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Andy Prest: Resilience, Christmas songs, and other cures for a world hit by disasters

Here's a holiday playlist to help you keep moving forward during a year of floods, fires, and plague
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North Shore Rescue members fly over flooded land near Abbotsford on their way to save stranded residents. In a year in which B.C. has been hit by disaster after disaster, residents have shown their resilience, writes columnist Andy Prest.

I was all set to write a column this week about a word that keeps popping into my head as we here in British Columbia face disaster after disaster, tragedy after tragedy.

I was going to tell the story of how my wife asked me the other day how anyone can stay positive, how anyone can keep themselves from careening into a chasm of despair as wave after wave of awfulness hits us.

There’s a life-sucking pandemic that somehow is still lingering – particularly for those whose children aren’t yet eligible for vaccinations – after what seems like an eternity. Remember “this is not forever, this is for now?” When did Dr. Bonnie say that? 1967?

And there were children’s bodies found in unmarked graves, and yet somehow we are still seeing pictures of police officers in full military gear clashing with First Nations protesters on their traditional territory in Wet’suwet’en in Northern B.C.

And friends and family members are dying of drug overdoses, poisoned in shocking, heartbreaking numbers by toxic supply in this pandemic-severed world.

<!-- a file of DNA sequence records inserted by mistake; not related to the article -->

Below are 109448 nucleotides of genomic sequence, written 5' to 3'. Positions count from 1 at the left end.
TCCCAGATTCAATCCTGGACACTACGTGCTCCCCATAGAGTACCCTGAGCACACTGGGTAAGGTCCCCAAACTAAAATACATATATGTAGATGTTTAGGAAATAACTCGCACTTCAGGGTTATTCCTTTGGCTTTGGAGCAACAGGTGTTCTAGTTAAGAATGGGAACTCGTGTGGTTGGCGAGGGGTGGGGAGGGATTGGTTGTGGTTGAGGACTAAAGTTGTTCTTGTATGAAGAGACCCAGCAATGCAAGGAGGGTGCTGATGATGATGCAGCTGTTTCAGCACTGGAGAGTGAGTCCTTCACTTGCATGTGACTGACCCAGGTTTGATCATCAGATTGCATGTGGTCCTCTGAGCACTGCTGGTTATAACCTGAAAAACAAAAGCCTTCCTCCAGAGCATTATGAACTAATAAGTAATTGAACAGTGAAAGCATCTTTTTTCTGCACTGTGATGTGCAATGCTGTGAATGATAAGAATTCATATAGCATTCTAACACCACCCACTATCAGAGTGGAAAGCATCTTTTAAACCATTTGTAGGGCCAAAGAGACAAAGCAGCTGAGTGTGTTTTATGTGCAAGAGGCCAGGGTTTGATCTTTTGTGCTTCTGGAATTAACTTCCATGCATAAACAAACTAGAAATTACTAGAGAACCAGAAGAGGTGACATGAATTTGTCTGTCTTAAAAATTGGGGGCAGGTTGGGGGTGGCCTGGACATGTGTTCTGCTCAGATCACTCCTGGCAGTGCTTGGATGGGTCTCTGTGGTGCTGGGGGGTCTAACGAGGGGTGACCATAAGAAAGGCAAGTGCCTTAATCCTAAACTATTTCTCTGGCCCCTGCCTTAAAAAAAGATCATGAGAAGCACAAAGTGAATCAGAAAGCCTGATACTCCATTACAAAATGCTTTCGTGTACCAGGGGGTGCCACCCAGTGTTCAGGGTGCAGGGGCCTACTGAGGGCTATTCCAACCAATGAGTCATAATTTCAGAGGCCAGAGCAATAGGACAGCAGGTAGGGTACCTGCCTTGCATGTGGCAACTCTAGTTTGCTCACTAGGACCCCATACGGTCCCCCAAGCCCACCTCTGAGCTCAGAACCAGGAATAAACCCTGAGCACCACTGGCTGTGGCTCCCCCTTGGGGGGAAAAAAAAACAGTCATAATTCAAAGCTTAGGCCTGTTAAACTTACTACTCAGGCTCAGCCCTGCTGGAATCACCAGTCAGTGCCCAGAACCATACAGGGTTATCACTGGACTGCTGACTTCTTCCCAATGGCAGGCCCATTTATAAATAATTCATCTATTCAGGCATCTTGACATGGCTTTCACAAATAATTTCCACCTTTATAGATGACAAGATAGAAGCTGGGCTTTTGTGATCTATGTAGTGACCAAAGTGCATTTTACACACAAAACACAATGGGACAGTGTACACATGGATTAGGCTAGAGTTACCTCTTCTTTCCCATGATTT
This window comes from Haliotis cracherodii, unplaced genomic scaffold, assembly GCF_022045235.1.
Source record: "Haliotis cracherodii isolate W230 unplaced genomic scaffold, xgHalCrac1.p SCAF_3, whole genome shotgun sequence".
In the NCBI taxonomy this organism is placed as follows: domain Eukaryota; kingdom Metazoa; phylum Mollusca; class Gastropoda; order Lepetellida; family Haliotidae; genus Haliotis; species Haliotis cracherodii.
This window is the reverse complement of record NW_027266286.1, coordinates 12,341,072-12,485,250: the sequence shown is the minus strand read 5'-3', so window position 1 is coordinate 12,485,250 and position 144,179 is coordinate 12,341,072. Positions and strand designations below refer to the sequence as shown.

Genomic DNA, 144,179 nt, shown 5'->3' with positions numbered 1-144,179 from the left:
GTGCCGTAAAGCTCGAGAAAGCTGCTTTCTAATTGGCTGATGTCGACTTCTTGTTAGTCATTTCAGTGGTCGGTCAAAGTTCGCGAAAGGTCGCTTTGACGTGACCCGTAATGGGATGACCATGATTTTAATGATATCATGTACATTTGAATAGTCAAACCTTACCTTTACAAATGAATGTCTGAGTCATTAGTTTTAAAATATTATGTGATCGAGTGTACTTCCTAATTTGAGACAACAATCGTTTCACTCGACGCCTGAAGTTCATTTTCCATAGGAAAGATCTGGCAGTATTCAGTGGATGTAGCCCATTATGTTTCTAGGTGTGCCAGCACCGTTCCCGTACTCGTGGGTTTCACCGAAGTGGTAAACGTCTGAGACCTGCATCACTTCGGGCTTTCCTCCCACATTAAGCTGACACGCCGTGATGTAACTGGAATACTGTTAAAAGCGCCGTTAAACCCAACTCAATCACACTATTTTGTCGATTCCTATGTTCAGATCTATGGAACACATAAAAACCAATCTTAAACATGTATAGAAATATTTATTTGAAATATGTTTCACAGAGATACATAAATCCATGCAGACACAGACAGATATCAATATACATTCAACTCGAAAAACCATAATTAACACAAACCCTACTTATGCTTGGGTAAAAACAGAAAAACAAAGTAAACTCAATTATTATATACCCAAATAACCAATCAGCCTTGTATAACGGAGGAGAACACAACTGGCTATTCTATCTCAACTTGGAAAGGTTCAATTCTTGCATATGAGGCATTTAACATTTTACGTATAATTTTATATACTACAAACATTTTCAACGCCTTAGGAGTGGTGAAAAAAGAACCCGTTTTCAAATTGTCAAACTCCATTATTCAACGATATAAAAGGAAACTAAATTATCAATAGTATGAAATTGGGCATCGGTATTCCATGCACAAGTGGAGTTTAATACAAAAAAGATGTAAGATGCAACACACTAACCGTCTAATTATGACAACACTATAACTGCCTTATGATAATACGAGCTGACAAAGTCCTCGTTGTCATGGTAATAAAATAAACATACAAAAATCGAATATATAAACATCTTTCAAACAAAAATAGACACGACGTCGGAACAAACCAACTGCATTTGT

And then there was the heat dome that killed our most vulnerable. And wildfires that burned down our towns. And of course, the floods and mudslides of the past two weeks that have taken more lives, and seemingly ruined countless others.

How does one keep going in the face of all that? In answer to that question, I was going to write about one word: resilience. The resilience of the human spirit, to carry on, to adapt to new situations, to do what is necessary to survive not only as an individual, but as a collective.

I was going to talk about the resilience I see daily in the young athletes I coach, the drive to battle on even when things are going horribly wrong.

I was going to talk about the resilience of our school students who were abruptly sent home, away from their friends, by a virus; then they were told to learn online; then were told to go back to school even while their friends were falling ill; and then ... they just kept on going. Children really are made of rubber, in the best way possible. 

I was going to talk about the resilience of strangers caught in mudslides, working together to stay alive until helpers like North Shore Rescue – a group woven together by resilience – could scoop them up in helicopters and fly them out. The resilience of “boat cowboys” wrangling farm animals that were about to be swallowed by flood.

I was going to give us all a resilience pep talk, find other words that could possibly help someone bounce back up from the depths that many of us are trolling. But what words have that power?